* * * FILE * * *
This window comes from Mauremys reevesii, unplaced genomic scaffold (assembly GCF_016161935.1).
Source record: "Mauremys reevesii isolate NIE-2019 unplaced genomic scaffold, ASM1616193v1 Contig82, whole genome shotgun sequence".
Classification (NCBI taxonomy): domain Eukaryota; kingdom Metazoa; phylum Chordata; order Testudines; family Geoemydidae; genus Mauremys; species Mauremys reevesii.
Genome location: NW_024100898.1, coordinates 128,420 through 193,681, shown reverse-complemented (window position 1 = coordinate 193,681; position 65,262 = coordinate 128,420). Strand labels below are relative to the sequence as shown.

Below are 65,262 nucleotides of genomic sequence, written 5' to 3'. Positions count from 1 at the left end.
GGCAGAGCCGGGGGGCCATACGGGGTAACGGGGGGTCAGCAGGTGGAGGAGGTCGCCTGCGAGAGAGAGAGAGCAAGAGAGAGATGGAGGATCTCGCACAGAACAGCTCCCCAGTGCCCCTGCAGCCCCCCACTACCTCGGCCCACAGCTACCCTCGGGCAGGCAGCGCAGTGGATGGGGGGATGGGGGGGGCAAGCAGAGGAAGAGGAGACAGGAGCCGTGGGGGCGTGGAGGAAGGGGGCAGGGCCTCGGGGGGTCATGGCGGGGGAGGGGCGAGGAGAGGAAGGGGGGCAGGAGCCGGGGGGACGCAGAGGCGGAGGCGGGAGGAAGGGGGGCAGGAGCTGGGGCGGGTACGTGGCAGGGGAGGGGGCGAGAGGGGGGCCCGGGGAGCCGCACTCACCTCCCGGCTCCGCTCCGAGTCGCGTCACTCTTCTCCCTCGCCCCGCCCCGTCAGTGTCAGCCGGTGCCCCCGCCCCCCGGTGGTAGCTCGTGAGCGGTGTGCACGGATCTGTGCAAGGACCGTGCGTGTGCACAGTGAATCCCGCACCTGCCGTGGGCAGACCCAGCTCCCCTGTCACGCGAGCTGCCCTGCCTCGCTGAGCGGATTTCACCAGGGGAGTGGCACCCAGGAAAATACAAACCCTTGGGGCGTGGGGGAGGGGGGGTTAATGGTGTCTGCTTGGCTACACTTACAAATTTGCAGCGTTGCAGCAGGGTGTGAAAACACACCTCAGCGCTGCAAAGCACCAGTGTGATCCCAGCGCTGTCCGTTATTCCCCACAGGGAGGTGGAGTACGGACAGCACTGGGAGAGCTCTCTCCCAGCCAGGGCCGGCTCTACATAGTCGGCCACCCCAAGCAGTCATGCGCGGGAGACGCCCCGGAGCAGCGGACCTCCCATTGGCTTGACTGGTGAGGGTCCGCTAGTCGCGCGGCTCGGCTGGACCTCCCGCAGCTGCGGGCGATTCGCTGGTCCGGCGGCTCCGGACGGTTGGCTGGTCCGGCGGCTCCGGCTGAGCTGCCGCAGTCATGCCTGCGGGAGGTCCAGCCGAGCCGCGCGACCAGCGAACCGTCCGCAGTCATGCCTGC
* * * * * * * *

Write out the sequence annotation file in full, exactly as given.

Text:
This window comes from Mauremys reevesii, unplaced genomic scaffold (assembly GCF_016161935.1).
Source record: "Mauremys reevesii isolate NIE-2019 unplaced genomic scaffold, ASM1616193v1 Contig82, whole genome shotgun sequence".
Classification (NCBI taxonomy): domain Eukaryota; kingdom Metazoa; phylum Chordata; order Testudines; family Geoemydidae; genus Mauremys; species Mauremys reevesii.
Genome location: NW_024100898.1, coordinates 128,420 through 193,681, shown reverse-complemented (window position 1 = coordinate 193,681; position 65,262 = coordinate 128,420). Strand labels below are relative to the sequence as shown.

Below are 65,262 nucleotides of genomic sequence, written 5' to 3'. Positions count from 1 at the left end.
GGCAGAGCCGGGGGGCCATACGGGGTAACGGGGGGTCAGCAGGTGGAGGAGGTCGCCTGCGAGAGAGAGAGAGCAAGAGAGAGATGGAGGATCTCGCACAGAACAGCTCCCCAGTGCCCCTGCAGCCCCCCACTACCTCGGCCCACAGCTACCCTCGGGCAGGCAGCGCAGTGGATGGGGGGATGGGGGGGGCAAGCAGAGGAAGAGGAGACAGGAGCCGTGGGGGCGTGGAGGAAGGGGGCAGGGCCTCGGGGGGTCATGGCGGGGGAGGGGCGAGGAGAGGAAGGGGGGCAGGAGCCGGGGGGACGCAGAGGCGGAGGCGGGAGGAAGGGGGGCAGGAGCTGGGGCGGGTACGTGGCAGGGGAGGGGGCGAGAGGGGGGCCCGGGGAGCCGCACTCACCTCCCGGCTCCGCTCCGAGTCGCGTCACTCTTCTCCCTCGCCCCGCCCCGTCAGTGTCAGCCGGTGCCCCCGCCCCCCGGTGGTAGCTCGTGAGCGGTGTGCACGGATCTGTGCAAGGACCGTGCGTGTGCACAGTGAATCCCGCACCTGCCGTGGGCAGACCCAGCTCCCCTGTCACGCGAGCTGCCCTGCCTCGCTGAGCGGATTTCACCAGGGGAGTGGCACCCAGGAAAATACAAACCCTTGGGGCGTGGGGGAGGGGGGGTTAATGGTGTCTGCTTGGCTACACTTACAAATTTGCAGCGTTGCAGCAGGGTGTGAAAACACACCTCAGCGCTGCAAAGCACCAGTGTGATCCCAGCGCTGTCCGTTATTCCCCACAGGGAGGTGGAGTACGGACAGCACTGGGAGAGCTCTCTCCCAGCCAGGGCCGGCTCTACATAGTCGGCCACCCCAAGCAGTCATGCGCGGGAGACGCCCCGGAGCAGCGGACCTCCCATTGGCTTGACTGGTGAGGGTCCGCTAGTCGCGCGGCTCGGCTGGACCTCCCGCAGCTGCGGGCGATTCGCTGGTCCGGCGGCTCCGGACGGTTGGCTGGTCCGGCGGCTCCGGCTGAGCTGCCGCAGTCATGCCTGCGGGAGGTCCAGCCGAGCCGCGCGACCAGCGAACCGTCCGCAGTCATGCCTGC